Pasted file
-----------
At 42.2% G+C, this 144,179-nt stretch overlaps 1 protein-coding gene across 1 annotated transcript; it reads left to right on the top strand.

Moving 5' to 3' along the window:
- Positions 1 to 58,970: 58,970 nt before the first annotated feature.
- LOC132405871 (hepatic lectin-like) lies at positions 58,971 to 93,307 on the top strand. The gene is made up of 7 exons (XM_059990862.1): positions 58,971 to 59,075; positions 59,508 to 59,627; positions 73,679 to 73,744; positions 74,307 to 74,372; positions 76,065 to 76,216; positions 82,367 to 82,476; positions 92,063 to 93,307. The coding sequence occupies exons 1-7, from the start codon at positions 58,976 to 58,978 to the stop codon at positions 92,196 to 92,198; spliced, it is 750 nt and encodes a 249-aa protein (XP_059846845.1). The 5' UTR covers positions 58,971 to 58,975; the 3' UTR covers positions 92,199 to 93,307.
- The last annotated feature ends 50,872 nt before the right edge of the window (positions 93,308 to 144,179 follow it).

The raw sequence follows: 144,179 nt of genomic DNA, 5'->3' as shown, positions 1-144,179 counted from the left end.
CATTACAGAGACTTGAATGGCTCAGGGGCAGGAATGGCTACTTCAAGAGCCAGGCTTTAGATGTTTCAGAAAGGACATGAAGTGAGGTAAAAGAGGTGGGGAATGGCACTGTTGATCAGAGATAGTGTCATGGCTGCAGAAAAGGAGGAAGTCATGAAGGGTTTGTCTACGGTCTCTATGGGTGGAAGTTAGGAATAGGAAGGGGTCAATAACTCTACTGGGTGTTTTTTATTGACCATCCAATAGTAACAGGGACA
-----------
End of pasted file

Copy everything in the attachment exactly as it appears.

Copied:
At 42.2% G+C, this 144,179-nt stretch overlaps 1 protein-coding gene across 1 annotated transcript; it reads left to right on the top strand.

Moving 5' to 3' along the window:
- Positions 1 to 58,970: 58,970 nt before the first annotated feature.
- LOC132405871 (hepatic lectin-like) lies at positions 58,971 to 93,307 on the top strand. The gene is made up of 7 exons (XM_059990862.1): positions 58,971 to 59,075; positions 59,508 to 59,627; positions 73,679 to 73,744; positions 74,307 to 74,372; positions 76,065 to 76,216; positions 82,367 to 82,476; positions 92,063 to 93,307. The coding sequence occupies exons 1-7, from the start codon at positions 58,976 to 58,978 to the stop codon at positions 92,196 to 92,198; spliced, it is 750 nt and encodes a 249-aa protein (XP_059846845.1). The 5' UTR covers positions 58,971 to 58,975; the 3' UTR covers positions 92,199 to 93,307.
- The last annotated feature ends 50,872 nt before the right edge of the window (positions 93,308 to 144,179 follow it).

The raw sequence follows: 144,179 nt of genomic DNA, 5'->3' as shown, positions 1-144,179 counted from the left end.
CATTACAGAGACTTGAATGGCTCAGGGGCAGGAATGGCTACTTCAAGAGCCAGGCTTTAGATGTTTCAGAAAGGACATGAAGTGAGGTAAAAGAGGTGGGGAATGGCACTGTTGATCAGAGATAGTGTCATGGCTGCAGAAAAGGAGGAAGTCATGAAGGGTTTGTCTACGGTCTCTATGGGTGGAAGTTAGGAATAGGAAGGGGTCAATAACTCTACTGGGTGTTTTTTATTGACCATCCAATAGTAACAGGGACA